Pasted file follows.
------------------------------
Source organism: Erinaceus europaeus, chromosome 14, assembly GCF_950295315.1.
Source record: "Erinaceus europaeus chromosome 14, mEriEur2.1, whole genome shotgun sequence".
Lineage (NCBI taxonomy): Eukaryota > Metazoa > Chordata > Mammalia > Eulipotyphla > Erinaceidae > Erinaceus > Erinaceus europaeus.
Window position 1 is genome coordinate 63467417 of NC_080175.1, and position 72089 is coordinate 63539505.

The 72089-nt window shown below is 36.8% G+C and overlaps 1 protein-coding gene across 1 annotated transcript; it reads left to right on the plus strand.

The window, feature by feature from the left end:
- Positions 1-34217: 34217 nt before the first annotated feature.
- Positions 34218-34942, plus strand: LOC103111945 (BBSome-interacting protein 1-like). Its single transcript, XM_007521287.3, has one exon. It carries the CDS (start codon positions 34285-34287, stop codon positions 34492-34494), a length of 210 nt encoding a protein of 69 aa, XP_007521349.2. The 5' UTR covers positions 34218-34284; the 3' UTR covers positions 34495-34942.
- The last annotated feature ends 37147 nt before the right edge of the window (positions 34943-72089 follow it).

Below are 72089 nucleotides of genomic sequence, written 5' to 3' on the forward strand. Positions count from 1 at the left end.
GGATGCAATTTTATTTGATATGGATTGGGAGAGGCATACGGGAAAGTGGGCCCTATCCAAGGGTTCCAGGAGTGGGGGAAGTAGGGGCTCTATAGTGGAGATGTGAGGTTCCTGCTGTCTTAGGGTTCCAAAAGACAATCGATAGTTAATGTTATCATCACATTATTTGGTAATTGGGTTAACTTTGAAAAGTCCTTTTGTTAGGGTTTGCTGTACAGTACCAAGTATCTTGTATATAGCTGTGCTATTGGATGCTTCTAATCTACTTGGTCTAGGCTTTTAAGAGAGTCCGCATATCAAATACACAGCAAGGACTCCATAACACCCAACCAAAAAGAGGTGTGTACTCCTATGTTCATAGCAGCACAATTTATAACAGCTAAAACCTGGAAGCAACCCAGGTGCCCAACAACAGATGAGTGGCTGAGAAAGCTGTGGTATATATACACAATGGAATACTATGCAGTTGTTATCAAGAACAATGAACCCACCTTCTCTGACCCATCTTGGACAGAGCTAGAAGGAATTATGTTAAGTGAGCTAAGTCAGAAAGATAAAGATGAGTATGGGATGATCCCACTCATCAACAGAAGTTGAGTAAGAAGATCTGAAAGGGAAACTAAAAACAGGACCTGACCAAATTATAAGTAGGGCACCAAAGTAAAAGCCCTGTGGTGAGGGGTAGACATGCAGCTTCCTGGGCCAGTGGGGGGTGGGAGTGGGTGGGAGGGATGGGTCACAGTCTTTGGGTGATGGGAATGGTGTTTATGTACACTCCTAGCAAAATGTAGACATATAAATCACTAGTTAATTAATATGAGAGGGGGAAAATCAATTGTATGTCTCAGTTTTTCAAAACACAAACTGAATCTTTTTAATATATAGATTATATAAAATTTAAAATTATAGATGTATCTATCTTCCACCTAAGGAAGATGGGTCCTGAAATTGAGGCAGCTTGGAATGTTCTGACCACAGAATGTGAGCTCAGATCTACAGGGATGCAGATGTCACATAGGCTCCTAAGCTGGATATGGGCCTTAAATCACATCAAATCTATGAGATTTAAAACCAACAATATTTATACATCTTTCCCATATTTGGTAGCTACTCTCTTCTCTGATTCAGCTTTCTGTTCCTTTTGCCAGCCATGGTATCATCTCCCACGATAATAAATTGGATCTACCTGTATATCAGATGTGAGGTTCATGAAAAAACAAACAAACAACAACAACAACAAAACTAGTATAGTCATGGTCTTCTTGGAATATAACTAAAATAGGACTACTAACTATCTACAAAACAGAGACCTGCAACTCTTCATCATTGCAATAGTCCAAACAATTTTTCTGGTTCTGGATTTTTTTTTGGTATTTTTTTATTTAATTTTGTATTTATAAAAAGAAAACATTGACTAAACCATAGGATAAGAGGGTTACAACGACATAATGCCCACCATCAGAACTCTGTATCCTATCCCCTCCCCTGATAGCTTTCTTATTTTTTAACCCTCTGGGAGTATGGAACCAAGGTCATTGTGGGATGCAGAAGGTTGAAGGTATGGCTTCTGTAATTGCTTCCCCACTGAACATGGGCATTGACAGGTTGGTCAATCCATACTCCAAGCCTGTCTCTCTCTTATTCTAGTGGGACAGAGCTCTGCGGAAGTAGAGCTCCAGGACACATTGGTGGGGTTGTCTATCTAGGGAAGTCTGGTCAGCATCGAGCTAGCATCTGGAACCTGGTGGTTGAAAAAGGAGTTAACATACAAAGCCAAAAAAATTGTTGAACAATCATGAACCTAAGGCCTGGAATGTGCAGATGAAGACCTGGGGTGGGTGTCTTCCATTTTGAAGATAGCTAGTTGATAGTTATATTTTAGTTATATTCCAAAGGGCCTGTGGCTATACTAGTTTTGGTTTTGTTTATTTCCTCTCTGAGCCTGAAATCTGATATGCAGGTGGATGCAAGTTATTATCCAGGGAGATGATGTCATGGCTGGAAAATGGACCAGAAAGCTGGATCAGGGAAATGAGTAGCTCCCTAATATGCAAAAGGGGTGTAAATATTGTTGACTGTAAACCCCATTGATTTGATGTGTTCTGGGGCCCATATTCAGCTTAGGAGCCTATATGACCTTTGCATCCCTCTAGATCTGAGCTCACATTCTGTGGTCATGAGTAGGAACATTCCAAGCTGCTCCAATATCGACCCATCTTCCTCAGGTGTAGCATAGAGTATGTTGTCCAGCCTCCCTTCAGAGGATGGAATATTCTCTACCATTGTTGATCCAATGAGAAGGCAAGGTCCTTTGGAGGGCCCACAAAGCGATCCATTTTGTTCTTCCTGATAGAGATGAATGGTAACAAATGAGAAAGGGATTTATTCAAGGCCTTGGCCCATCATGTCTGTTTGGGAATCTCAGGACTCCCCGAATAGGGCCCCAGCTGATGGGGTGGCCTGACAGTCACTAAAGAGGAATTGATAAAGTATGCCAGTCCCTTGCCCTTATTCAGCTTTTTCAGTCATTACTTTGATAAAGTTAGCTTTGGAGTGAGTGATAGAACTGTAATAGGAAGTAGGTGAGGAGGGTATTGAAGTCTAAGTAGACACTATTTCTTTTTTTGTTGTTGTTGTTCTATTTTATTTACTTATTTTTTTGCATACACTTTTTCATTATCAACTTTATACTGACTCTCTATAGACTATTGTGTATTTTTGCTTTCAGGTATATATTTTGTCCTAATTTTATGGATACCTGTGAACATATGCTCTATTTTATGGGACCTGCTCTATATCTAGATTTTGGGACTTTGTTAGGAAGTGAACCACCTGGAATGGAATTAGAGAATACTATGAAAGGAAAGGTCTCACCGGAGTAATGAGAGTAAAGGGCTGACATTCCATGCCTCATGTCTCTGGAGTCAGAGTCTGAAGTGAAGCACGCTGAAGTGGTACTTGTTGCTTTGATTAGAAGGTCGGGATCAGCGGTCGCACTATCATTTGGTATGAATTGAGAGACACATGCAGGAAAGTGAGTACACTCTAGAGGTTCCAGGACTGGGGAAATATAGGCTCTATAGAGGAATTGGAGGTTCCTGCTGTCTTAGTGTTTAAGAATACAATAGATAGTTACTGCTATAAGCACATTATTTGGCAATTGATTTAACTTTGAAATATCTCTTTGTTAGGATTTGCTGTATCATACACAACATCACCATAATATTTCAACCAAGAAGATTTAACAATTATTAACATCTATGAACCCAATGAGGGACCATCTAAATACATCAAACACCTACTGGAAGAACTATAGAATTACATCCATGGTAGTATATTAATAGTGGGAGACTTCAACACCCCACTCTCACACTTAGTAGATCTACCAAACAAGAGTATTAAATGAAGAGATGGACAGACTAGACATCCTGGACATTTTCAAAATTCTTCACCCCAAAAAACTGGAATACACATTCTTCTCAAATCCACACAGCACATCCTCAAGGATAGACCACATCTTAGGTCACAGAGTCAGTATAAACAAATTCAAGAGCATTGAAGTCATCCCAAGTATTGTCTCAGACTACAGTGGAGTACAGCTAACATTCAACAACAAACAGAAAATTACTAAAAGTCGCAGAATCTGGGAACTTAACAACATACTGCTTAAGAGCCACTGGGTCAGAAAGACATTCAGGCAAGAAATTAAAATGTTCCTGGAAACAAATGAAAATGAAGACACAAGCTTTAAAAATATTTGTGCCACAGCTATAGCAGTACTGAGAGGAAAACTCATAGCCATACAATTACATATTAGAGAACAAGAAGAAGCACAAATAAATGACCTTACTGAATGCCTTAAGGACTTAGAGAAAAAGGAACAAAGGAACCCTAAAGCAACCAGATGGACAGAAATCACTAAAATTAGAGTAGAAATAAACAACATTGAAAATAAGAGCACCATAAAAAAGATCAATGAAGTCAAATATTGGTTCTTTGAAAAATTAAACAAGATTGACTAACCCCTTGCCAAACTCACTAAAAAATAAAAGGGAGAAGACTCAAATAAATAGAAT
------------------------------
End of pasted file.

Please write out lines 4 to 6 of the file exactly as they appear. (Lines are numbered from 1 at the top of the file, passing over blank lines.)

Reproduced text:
Window position 1 is genome coordinate 63467417 of NC_080175.1, and position 72089 is coordinate 63539505.

The 72089-nt window shown below is 36.8% G+C and overlaps 1 protein-coding gene across 1 annotated transcript; it reads left to right on the plus strand.

The window, feature by feature from the left end: